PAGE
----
TORONTO (May 8, 2007) -- Using the same database that the Centers for Disease Control and Prevention (CDC) uses to confirm the rise in obesity rates, researchers have concluded that 100 percent juice is not associated with young children being overweight or at risk for becoming overweight
The research abstract, presented today at the Pediatric Academic Societies annual meeting in Toronto, looked at dietary intakes of 3,618 children ages 2-11 using the well-known National Health and Nutrition Examination Survey (NHANES).
According to Dr. Theresa Nicklas, We did not find a relationship between 100 percent juice consumption and overweight among children. She adds, Even among the children who consumed the most juice, we found no association at all with the children being overweight or at risk for overweight. Dr. Nicklas, a child nutrition researcher at the USDA Childrens Nutrition Research Center at the Baylor College of Medicine in Houston, found that 100 percent juice consumption also did not decrease the amount of milk consumed in childrens diets, which appears to be a common misconception.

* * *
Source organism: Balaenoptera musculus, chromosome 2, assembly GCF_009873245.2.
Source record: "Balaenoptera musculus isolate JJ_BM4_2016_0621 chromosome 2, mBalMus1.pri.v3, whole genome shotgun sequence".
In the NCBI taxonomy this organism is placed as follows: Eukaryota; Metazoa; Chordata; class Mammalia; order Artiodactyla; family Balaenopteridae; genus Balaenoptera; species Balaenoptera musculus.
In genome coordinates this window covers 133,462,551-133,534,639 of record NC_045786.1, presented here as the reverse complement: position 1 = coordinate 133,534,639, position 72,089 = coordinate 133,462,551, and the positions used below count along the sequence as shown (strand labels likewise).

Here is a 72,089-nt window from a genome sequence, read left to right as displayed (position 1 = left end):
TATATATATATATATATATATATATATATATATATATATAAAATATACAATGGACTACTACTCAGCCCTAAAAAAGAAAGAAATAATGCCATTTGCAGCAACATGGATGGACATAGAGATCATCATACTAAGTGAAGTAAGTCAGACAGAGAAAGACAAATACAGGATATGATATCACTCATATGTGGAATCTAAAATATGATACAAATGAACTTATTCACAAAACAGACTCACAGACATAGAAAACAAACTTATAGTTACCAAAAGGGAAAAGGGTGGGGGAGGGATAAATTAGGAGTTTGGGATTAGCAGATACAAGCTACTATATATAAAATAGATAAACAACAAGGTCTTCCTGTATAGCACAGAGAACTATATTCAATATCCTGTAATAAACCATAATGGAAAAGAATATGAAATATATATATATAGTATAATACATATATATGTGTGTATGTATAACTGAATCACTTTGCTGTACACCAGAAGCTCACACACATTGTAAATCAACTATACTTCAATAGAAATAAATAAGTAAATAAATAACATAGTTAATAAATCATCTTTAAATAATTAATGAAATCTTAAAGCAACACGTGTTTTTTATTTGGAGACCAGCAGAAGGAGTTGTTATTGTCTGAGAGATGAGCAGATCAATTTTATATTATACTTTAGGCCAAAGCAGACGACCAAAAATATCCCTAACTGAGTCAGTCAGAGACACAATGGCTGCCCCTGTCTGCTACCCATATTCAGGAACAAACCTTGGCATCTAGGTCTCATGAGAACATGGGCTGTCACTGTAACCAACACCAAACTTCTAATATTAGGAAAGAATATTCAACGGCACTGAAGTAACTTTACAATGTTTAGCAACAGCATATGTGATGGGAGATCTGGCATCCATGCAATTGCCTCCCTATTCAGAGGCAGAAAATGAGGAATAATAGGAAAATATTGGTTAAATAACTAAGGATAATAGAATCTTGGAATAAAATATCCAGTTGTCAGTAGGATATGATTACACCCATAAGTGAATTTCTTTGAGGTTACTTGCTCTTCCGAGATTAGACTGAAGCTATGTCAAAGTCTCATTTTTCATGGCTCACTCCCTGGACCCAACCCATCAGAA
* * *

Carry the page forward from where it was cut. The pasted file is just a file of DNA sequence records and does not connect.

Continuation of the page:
The mean consumption for this childhood population was 4.1 ounces (about cup), an amount that is keeping with recommendations from the American Academy of Pediatrics. Although there were a few children (13 percent) in this age group who consumed larger amounts of juice (12 ounces or more), their increased consumption was not associated with overweight or at risk for being overweight. In fact, children in the 2-3 year old category who drank the most juice were nearly three times less likely to be overweight or at risk for overweight than children who drank no juice at all.
Nicklas and her colleagues also found that children 2-11 years old had healthier overall diets, and those who drank any amount of 100 percent juice (juice consumers) ate less total fat, saturated fat, sodium, added sugars and added fats. Juice consumers had high